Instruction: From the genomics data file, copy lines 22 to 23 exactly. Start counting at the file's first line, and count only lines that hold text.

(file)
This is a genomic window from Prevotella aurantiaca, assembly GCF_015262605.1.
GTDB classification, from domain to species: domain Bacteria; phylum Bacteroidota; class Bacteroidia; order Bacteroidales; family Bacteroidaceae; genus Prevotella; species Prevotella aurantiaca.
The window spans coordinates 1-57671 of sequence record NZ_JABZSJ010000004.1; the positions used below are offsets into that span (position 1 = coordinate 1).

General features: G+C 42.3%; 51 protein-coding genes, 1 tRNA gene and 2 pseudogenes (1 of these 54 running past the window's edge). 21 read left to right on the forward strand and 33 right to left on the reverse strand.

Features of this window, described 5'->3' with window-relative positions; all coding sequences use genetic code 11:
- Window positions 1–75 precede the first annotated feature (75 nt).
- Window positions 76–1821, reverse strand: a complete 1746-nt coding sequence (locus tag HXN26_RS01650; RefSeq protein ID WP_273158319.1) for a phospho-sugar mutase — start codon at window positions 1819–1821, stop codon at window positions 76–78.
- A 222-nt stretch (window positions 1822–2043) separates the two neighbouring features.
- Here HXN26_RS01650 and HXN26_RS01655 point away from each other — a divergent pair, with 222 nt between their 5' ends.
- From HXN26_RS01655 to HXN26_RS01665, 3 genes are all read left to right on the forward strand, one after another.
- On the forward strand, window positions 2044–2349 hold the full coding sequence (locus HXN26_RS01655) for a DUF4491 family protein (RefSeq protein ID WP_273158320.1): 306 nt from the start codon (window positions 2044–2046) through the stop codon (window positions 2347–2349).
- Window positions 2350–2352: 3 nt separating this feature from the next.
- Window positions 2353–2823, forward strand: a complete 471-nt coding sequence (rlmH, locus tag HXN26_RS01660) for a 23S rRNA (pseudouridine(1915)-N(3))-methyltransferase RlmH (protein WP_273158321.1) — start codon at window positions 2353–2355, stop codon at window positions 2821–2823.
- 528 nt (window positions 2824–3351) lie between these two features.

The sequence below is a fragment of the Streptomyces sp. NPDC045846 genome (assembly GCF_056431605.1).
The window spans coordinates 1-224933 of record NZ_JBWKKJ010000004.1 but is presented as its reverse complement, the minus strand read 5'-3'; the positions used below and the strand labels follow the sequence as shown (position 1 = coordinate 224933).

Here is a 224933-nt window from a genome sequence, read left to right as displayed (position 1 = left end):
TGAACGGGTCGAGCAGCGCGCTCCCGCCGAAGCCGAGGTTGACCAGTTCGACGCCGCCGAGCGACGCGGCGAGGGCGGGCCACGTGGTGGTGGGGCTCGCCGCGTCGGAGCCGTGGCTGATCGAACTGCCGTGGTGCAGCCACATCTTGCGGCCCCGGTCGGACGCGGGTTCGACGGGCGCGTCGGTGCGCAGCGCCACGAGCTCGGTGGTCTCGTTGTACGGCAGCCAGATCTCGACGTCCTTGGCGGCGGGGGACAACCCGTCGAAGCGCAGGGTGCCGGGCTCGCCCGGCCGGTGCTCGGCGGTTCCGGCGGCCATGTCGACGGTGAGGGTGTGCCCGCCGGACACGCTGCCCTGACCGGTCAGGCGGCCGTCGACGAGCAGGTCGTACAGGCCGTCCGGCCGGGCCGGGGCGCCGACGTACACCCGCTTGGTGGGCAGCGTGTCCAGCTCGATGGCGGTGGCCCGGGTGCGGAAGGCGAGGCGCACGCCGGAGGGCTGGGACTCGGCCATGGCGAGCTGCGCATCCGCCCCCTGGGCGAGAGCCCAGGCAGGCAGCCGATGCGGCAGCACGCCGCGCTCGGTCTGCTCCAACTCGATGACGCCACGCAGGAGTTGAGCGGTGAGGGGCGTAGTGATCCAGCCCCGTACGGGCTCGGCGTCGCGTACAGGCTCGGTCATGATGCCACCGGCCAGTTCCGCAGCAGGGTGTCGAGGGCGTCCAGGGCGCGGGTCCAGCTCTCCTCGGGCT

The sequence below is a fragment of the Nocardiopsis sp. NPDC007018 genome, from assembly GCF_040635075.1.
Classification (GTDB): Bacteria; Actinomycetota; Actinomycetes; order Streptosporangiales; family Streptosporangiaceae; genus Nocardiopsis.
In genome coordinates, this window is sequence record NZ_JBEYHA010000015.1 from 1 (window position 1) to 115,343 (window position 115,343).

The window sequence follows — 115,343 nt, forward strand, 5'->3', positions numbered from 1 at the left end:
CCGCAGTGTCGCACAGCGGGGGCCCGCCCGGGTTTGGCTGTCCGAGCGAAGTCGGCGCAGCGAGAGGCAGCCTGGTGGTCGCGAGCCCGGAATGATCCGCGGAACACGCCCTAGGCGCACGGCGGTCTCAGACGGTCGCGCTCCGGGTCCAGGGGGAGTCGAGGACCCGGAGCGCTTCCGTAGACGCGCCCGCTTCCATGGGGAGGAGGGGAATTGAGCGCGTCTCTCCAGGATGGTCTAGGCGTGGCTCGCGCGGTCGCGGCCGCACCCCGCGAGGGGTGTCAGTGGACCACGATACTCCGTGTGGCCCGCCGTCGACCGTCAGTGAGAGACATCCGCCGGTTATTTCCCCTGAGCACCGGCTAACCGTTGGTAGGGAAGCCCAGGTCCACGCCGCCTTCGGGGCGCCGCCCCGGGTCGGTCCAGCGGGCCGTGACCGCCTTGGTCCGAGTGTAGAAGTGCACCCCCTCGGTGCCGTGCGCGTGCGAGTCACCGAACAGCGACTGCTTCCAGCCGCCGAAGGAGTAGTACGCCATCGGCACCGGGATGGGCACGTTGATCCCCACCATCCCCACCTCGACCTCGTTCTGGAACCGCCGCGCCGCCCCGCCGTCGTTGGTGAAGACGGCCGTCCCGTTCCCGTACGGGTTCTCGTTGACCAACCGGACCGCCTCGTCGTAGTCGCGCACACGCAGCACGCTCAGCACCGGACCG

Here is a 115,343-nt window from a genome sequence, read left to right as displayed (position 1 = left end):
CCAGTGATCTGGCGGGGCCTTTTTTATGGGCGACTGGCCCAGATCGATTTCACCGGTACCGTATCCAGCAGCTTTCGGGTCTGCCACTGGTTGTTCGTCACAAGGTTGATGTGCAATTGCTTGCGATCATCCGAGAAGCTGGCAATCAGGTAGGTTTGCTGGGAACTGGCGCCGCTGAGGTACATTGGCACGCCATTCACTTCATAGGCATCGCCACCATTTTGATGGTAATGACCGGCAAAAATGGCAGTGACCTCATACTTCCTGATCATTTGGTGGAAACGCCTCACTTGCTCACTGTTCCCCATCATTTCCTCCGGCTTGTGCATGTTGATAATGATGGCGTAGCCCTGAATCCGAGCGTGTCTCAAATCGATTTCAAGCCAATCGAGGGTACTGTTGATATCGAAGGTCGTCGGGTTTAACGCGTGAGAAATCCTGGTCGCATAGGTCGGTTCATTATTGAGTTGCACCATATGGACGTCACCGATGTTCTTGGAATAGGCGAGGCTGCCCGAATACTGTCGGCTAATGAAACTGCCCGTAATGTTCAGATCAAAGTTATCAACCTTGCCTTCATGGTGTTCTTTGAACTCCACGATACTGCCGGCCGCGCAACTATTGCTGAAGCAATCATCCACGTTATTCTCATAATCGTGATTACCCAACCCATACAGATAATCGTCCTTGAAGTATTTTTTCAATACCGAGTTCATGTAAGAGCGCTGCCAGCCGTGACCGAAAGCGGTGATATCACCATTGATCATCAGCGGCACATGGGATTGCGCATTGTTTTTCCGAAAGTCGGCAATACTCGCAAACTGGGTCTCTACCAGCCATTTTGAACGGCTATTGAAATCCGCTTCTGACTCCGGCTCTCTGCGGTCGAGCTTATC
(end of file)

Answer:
The window sequence follows — 115,343 nt, forward strand, 5'->3', positions numbered from 1 at the left end:
CCGCAGTGTCGCACAGCGGGGGCCCGCCCGGGTTTGGCTGTCCGAGCGAAGTCGGCGCAGCGAGAGGCAGCCTGGTGGTCGCGAGCCCGGAATGATCCGCGGAACACGCCCTAGGCGCACGGCGGTCTCAGACGGTCGCGCTCCGGGTCCAGGGGGAGTCGAGGACCCGGAGCGCTTCCGTAGACGCGCCCGCTTCCATGGGGAGGAGGGGAATTGAGCGCGTCTCTCCAGGATGGTCTAGGCGTGGCTCGCGCGGTCGCGGCCGCACCCCGCGAGGGGTGTCAGTGGACCACGATACTCCGTGTGGCCCGCCGTCGACCGTCAGTGAGAGACATCCGCCGGTTATTTCCCCTGAGCACCGGCTAACCGTTGGTAGGGAAGCCCAGGTCCACGCCGCCTTCGGGGCGCCGCCCCGGGTCGGTCCAGCGGGCCGTGACCGCCTTGGTCCGAGTGTAGAAGTGCACCCCCTCGGTGCCGTGCGCGTGCGAGTCACCGAACAGCGACTGCTTCCAGCCGCCGAAGGAGTAGTACGCCATCGGCACCGGGATGGGCACGTTGATCCCCACCATCCCCACCTCGACCTCGTTCTGGAACCGCCGCGCCGCCCCGCCGTCGTTGGTGAAGACGGCCGTCCCGTTCCCGTACGGGTTCTCGTTGACCAACCGGACCGCCTCGTCGTAGTCGCGCACACGCAGCACGCTCAGCACCGGACCG